As part of the Cheju ABC Plume-Monsoon Experiment (CAPMEX), Ramanathan and his team will fly instrument laden Autonomous Unmanned Air Vehicles (AUAV) into the projected path of pollution plumes coming from Beijing over the next eight weeks. The aircraft are small, weighing only sixty pounds with a wingspan of roughly eight feet and are powered by an engine similar to a lawn mower engine. “The engines are located under the back of the aircraft and the instruments that measure the pollution are located on the front. “That way we are sure that we are not measuring our own exhaust” says Ramanathan.

The flights will originate from Cheju, a small island in the Korea Strait, located about 725 miles southeast of Beijing. The initial test flights began on August 9th and the experiment is scheduled to run through Sept. 30. The missions will fly in airspace that is not in use by civilian or military aircraft and although the flight paths are preprogrammed, the AUAVs the ground crew has the ability to intercede and change course at any time.

The fact that the AUAVs will be flying from Korea and not in China or closer to Beijing naturally leads to questions about whether there may be some political reason for the origin of the flights. Ramanathan quickly dispels any such notions though. AUAV flights over populated areas are restricted even in the US where his group is currently flying regular missions from Edwards Air Force Base as part of the California AUAV Air Pollution Profiling Study, (CAPPS). Besides, “at 10,000ft we are sampling air from sources over a 1,000 miles away” says Ramanathan. Thus, “the question of flying over China or Chinese airspace never arose”, he says.

NASA satellites will be recording data in the same study area as the AUAV missions and ground observations will be made in the area at the same time. Satellite studies of the source of air pollution in the region have been ongoing for many years, “particularly from sources in China and Beijing”, says Ramanathan. “The experiment will provide an opportunity to validate those studies with the aircraft and ground observations”. He says that the Korean government has invested roughly half a million dollars in the instrumentation used to make the ground observations that began on August 1st and that three Korean scientists will take part in the experiment.

At the same time, back in California, simultaneous AUAV missions being conducted as part of the nine-month-long CAPPS survey of air pollution over Southern California will be collecting similar atmospheric data. Comparison of the two data sets will help to answer the question of how much of the air pollution from China ends up downwind, over California and San Diego. What impact those sources have on the region’s air quality climate is of increasing interest. The increasing intensity of winter storms in California in recent years may well be one example of the impact according to Ramanathan.

Numerous studies have confirmed the ill effects on human health of suspended black carbon or soot from the burning of coal, diesel fuel and wood and there is no question that they have a significant impact says Ramanathan. But besides the health implications the presence of these aerosols in the atmosphere has the potential to greatly affect the global climate. The Indian Ocean Experiment (INDOX) was a large experiment headed by Ramanathan that led to the discovery of a haze of air pollution 3-km thick lying over most of the Arabian Sea, Bay of Bengal, and the Indian subcontinent, spreading across an area larger than the continental States. This atmospheric brown cloud (ABC) is filled with black carbon that threaten to reduce rainfall, dry the planet’s surface, cool its tropics, and stifle its rainfall.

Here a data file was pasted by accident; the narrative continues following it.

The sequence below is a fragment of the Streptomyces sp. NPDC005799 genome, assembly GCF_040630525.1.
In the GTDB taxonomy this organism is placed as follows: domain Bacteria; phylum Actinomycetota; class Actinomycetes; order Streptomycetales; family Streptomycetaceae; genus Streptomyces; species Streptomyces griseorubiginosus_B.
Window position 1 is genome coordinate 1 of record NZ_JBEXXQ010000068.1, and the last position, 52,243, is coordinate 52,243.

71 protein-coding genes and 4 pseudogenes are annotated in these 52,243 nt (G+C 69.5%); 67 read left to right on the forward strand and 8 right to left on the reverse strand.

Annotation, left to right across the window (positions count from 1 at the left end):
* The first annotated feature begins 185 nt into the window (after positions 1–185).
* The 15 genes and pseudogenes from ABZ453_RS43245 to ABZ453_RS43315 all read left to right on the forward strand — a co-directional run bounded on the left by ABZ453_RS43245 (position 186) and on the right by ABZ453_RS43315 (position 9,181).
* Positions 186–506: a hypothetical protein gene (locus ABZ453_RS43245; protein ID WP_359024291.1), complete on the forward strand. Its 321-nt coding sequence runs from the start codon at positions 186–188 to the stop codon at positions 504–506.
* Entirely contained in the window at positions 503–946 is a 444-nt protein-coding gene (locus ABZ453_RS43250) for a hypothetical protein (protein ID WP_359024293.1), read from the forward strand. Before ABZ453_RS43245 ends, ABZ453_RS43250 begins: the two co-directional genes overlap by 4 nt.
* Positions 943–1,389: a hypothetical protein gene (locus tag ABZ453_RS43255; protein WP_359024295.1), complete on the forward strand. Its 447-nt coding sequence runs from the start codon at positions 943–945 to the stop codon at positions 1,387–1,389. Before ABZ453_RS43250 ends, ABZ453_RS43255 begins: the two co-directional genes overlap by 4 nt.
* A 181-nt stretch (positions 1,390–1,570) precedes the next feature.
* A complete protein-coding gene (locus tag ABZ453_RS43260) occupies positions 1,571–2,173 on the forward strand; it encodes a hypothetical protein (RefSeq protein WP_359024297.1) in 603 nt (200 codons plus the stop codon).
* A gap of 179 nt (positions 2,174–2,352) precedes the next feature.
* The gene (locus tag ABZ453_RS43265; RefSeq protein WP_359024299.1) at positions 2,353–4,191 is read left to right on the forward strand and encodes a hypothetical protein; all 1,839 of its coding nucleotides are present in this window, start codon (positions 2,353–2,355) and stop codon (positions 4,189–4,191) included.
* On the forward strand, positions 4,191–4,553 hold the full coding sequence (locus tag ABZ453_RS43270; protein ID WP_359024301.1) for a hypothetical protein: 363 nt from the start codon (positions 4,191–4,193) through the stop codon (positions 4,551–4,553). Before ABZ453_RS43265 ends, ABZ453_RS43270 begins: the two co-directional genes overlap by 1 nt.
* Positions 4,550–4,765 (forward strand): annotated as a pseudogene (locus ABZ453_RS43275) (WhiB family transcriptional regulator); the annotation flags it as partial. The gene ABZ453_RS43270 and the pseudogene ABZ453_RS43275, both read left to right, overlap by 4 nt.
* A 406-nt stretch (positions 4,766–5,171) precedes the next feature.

The study found that the brown cloud blocks out the sunlight, reducing evaporation and rainfall. The black carbon particles absorb and scatter the sunlight, reducing the amount of heat reaching the surface. The atmospheric heating creates an inversion - where temperatures at higher elevations are greater than those near the surface - that inhibits normal convection and rainfall. The reduction in sunlight reaching the surface has a cooling effect that results in less evaporation from the land and ocean, which in turn leads to a reduction in rainfall.

The fact that the suspended pollutants are having a cooling effect on the planet’s surface may be masking the effects of global warming. Ramanathan and others think that the climate change will accelerate when the air pollutants are removed. It’s an unfortunate coincidence that they have a cooling effect on the planet’s surface and at the same are a major contributor to global warming.

In Beijing the affects of shutting down factories, stopping all construction and removing 2 million cars from the streets seem evident to many attending the games. Haile Gebrselassie, the Ethiopian marathon record-holder, who pulled out of the Beijing race in March citing fears that the pollution could affect his asthma spoke to Reuters news service on Monday last. "I'm surprised. What do you expect from me? I was here in February, I didn't see no blue sky," he said beneath sunny skies in the Chinese capital. "Since I came here everything is perfect."